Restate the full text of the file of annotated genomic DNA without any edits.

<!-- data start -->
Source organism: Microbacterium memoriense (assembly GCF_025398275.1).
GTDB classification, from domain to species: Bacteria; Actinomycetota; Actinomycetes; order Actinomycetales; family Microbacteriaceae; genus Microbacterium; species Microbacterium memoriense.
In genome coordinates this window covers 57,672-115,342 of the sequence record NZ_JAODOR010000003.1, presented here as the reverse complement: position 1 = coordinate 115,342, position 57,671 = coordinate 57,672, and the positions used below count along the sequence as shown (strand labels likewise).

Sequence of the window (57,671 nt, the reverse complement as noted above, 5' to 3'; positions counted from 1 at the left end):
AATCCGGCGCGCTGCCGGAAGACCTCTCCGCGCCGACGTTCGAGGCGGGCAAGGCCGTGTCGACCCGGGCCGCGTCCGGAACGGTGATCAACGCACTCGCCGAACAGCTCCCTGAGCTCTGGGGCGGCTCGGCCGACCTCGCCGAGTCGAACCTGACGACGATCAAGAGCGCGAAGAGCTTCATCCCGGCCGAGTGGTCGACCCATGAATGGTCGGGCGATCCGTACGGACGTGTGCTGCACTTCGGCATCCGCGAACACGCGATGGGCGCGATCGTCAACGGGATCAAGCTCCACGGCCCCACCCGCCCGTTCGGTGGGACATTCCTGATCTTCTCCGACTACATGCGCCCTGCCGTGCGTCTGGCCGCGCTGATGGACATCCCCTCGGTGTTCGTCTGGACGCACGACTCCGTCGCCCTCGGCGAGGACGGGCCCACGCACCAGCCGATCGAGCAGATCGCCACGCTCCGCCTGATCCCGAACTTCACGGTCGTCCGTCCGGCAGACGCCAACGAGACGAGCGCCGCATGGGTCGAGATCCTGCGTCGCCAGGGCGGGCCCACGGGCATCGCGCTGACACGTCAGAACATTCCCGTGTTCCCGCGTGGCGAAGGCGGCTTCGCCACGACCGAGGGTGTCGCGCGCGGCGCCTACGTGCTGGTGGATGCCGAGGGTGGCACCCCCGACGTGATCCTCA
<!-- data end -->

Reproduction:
Source organism: Microbacterium memoriense (assembly GCF_025398275.1).
GTDB classification, from domain to species: Bacteria; Actinomycetota; Actinomycetes; order Actinomycetales; family Microbacteriaceae; genus Microbacterium; species Microbacterium memoriense.
In genome coordinates this window covers 57,672-115,342 of the sequence record NZ_JAODOR010000003.1, presented here as the reverse complement: position 1 = coordinate 115,342, position 57,671 = coordinate 57,672, and the positions used below count along the sequence as shown (strand labels likewise).

Sequence of the window (57,671 nt, the reverse complement as noted above, 5' to 3'; positions counted from 1 at the left end):
AATCCGGCGCGCTGCCGGAAGACCTCTCCGCGCCGACGTTCGAGGCGGGCAAGGCCGTGTCGACCCGGGCCGCGTCCGGAACGGTGATCAACGCACTCGCCGAACAGCTCCCTGAGCTCTGGGGCGGCTCGGCCGACCTCGCCGAGTCGAACCTGACGACGATCAAGAGCGCGAAGAGCTTCATCCCGGCCGAGTGGTCGACCCATGAATGGTCGGGCGATCCGTACGGACGTGTGCTGCACTTCGGCATCCGCGAACACGCGATGGGCGCGATCGTCAACGGGATCAAGCTCCACGGCCCCACCCGCCCGTTCGGTGGGACATTCCTGATCTTCTCCGACTACATGCGCCCTGCCGTGCGTCTGGCCGCGCTGATGGACATCCCCTCGGTGTTCGTCTGGACGCACGACTCCGTCGCCCTCGGCGAGGACGGGCCCACGCACCAGCCGATCGAGCAGATCGCCACGCTCCGCCTGATCCCGAACTTCACGGTCGTCCGTCCGGCAGACGCCAACGAGACGAGCGCCGCATGGGTCGAGATCCTGCGTCGCCAGGGCGGGCCCACGGGCATCGCGCTGACACGTCAGAACATTCCCGTGTTCCCGCGTGGCGAAGGCGGCTTCGCCACGACCGAGGGTGTCGCGCGCGGCGCCTACGTGCTGGTGGATGCCGAGGGTGGCACCCCCGACGTGATCCTCA